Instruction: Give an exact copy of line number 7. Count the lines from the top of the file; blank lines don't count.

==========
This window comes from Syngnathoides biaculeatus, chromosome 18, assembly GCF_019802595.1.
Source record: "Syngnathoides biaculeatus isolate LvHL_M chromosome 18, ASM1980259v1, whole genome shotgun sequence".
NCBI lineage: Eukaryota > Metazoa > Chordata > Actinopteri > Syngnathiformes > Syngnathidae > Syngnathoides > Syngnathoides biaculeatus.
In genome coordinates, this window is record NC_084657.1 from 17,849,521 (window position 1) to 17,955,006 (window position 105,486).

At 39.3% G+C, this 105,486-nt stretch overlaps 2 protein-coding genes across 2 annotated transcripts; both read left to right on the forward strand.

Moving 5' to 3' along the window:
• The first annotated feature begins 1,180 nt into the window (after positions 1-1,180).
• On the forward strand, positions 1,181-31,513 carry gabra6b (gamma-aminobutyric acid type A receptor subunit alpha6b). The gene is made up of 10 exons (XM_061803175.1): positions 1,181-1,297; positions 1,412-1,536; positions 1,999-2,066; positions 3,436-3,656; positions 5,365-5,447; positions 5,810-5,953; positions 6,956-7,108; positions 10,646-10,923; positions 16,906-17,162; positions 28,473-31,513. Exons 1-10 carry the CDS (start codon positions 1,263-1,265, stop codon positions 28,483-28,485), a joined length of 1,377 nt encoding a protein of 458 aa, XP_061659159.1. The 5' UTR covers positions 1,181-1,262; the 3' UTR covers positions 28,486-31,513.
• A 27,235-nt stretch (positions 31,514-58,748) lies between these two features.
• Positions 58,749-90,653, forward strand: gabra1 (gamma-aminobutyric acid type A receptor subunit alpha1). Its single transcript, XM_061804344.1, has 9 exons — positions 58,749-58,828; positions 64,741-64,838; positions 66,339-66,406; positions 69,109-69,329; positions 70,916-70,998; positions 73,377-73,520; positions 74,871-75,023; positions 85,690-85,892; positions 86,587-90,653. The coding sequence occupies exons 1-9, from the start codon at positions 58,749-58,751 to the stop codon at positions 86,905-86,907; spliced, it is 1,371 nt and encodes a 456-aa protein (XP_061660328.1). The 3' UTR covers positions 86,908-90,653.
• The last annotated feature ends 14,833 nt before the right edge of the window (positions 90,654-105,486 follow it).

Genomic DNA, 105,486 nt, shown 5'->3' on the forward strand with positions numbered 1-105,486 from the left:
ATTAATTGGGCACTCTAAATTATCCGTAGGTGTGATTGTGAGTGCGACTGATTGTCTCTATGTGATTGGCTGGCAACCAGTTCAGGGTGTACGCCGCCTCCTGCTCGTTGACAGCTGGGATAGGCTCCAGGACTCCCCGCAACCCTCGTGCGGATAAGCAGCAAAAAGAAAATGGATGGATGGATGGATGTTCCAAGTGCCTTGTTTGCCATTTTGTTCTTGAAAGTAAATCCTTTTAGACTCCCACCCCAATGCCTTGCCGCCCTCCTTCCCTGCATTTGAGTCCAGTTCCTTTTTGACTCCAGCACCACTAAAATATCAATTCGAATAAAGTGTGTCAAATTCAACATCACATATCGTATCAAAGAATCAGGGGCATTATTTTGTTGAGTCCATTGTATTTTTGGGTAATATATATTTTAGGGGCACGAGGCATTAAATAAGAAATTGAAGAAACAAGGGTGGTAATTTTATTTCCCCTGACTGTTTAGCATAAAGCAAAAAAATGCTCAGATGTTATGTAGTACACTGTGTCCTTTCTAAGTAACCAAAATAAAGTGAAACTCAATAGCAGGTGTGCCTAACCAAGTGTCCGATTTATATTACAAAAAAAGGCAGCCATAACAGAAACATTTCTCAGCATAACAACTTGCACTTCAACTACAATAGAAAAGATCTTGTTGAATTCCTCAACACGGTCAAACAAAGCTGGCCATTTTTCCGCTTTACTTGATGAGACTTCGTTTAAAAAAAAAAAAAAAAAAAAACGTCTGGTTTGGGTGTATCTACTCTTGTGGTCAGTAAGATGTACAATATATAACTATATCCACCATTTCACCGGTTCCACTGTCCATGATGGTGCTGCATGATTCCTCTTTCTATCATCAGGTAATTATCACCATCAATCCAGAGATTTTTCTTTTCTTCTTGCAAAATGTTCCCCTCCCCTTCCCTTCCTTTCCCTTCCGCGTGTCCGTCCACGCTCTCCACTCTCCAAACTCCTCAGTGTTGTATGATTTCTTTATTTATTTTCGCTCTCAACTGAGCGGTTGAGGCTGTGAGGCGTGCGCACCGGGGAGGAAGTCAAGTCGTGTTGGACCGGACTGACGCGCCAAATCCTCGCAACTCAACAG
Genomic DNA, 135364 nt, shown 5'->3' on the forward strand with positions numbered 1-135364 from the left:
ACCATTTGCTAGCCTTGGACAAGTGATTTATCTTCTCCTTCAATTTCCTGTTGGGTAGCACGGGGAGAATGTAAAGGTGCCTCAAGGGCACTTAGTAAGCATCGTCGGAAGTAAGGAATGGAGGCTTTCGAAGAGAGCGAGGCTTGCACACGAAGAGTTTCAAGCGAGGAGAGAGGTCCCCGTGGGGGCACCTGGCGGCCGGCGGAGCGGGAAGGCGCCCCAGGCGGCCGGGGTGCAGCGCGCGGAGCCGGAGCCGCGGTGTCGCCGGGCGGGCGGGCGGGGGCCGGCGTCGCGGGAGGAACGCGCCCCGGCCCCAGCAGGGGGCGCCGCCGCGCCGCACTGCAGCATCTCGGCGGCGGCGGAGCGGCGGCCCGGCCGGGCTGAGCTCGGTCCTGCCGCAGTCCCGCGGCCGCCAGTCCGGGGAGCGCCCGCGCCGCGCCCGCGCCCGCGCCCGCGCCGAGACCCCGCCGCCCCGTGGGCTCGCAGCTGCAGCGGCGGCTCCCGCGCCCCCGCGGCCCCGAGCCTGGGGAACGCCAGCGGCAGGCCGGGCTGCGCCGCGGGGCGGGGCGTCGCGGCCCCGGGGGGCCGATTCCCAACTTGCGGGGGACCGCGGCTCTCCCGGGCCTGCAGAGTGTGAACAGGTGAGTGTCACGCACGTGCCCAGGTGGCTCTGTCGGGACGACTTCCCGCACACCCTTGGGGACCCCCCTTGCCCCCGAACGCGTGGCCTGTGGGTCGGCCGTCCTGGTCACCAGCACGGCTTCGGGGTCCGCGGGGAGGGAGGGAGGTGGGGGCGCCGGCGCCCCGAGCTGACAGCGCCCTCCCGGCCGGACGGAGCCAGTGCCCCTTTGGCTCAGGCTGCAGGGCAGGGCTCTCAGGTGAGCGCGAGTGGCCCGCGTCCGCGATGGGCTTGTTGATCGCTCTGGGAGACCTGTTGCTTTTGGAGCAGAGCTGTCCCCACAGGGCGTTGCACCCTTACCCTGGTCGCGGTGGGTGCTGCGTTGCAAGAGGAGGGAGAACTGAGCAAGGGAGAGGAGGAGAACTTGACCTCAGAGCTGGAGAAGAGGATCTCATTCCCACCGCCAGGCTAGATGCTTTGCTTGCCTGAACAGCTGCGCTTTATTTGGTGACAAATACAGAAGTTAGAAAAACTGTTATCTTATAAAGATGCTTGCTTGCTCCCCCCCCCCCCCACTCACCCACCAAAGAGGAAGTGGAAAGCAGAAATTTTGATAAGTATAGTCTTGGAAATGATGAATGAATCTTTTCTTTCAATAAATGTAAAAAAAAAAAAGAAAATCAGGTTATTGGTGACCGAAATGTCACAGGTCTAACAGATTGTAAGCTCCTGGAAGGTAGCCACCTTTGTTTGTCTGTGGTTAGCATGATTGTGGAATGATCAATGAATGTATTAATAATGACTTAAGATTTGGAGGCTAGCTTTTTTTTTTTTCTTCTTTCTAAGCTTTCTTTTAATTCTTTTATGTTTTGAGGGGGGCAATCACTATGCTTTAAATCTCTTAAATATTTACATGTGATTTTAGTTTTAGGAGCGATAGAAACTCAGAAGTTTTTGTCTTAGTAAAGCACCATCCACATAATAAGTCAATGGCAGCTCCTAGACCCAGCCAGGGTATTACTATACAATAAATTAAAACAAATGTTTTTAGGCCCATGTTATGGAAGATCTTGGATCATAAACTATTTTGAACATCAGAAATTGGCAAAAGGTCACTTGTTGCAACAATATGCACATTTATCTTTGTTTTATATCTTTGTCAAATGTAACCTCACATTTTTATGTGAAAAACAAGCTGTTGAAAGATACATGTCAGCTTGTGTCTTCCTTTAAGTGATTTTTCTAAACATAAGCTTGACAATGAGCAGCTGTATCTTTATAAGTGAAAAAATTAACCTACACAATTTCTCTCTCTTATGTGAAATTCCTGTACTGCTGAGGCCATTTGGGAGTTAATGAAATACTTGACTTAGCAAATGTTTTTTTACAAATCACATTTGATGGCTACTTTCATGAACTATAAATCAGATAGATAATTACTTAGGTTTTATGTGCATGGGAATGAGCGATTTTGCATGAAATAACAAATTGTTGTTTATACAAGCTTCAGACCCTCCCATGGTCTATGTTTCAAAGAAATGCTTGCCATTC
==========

• The first annotated feature begins 1,180 nt into the window (after positions 1-1,180).